I’m not a fan of tolerance.
No, wait – let me continue.
Tolerate: to allow the existence, occurrence, or practice of (something that one does not necessarily like or agree with) without interference.
I’ve often heard people talk about diversity, especially in school environments, in terms of “tolerance.” People talk about “teaching tolerance.” There’s a bumper sticker for it. This is something I’m glad I never learned during my high school education, because I think it’s the wrong word. What people are trying to do here is not wrong; I just don’t think they’re calling it the right thing.
Where I went, instead of tolerance for other cultures and beliefs – that is, instead of just allowing others to continue without interference (as if we had a right to interfere but decided not to); instead of mere forbearance – we learned appreciation.
Appreciate: To recognize the full worth of. To be grateful for. To understand (a situation) fully; recognize the full implications of. To rise in value or price.
When the holidays came… the holidays came. It wasn’t just Christmas, it was Hanukkah too. We knew when it was Ramadan, we knew when the Chinese New Year was. The dining hall was decorated; there were announcements at School Meeting; we learned the stories of other people’s cultures.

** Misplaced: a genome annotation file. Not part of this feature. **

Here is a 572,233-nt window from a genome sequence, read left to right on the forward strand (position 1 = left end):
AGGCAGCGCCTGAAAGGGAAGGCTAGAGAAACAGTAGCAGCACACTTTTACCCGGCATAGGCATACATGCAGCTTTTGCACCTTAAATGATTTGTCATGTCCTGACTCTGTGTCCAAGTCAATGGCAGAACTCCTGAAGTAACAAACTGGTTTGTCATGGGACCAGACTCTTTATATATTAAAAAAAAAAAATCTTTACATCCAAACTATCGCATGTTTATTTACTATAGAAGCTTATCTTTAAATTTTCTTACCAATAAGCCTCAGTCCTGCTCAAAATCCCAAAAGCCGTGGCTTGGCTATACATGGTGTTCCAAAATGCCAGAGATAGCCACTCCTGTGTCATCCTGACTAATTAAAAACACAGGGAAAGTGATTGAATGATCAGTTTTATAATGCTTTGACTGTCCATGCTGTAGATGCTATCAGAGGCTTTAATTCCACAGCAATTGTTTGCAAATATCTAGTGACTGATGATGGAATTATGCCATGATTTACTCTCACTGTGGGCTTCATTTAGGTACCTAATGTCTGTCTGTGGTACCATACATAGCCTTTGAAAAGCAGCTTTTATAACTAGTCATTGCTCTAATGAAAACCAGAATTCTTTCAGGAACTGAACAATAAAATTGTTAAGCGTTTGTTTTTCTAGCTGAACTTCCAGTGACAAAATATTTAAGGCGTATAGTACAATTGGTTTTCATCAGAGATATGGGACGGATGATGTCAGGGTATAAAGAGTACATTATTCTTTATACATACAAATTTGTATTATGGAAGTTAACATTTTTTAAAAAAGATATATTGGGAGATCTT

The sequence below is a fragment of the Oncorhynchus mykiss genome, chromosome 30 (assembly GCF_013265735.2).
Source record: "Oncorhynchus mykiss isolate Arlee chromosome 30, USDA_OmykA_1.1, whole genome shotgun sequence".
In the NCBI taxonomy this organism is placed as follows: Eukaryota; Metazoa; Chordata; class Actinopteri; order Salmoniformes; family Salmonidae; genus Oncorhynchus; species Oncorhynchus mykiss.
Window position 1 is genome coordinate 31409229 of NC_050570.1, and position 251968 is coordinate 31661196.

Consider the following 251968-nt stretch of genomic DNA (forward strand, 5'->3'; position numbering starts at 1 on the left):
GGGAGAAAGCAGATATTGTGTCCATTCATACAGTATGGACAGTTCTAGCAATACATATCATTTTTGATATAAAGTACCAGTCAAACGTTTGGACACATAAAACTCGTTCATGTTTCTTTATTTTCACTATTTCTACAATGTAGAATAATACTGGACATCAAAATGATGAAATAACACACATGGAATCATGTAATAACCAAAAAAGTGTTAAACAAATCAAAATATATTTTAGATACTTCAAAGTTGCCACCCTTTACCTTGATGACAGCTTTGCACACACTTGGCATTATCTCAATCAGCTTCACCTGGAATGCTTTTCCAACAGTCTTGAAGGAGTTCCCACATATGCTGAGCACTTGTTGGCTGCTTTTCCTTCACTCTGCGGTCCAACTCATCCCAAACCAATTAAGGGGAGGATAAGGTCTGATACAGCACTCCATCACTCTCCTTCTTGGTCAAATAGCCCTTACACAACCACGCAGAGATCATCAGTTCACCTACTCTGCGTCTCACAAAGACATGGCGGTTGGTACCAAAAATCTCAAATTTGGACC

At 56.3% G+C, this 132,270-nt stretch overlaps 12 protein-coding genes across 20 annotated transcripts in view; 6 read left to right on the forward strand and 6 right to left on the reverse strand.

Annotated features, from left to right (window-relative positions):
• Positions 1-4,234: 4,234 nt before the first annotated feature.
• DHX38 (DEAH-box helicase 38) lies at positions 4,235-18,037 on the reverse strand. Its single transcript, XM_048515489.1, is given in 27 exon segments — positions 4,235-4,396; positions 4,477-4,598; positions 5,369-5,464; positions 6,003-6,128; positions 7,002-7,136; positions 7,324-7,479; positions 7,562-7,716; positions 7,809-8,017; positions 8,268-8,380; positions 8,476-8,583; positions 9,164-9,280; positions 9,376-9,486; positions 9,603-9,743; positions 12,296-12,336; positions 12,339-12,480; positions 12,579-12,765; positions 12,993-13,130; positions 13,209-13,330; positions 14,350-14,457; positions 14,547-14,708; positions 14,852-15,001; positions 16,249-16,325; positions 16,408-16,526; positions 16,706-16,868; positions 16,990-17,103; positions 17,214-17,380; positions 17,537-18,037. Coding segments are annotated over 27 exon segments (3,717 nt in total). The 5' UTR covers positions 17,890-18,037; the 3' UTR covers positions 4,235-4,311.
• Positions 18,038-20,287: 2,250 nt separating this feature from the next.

When National Coming Out Day came around, we knew that too. We were there for the first National Day of Silence; I still remember a girl in my Russian class who carried around a little whiteboard that day. We had a cross-dressing dance, and I was there, when I finally became brave enough.
This is what I want to teach. This is what I want my children to learn. I don’t want them to say “Ugh, here come those people. I guess I’ll tolerate them.”
I want my children to appreciate others. To recognize their worth, and to have their own worth grow because of it.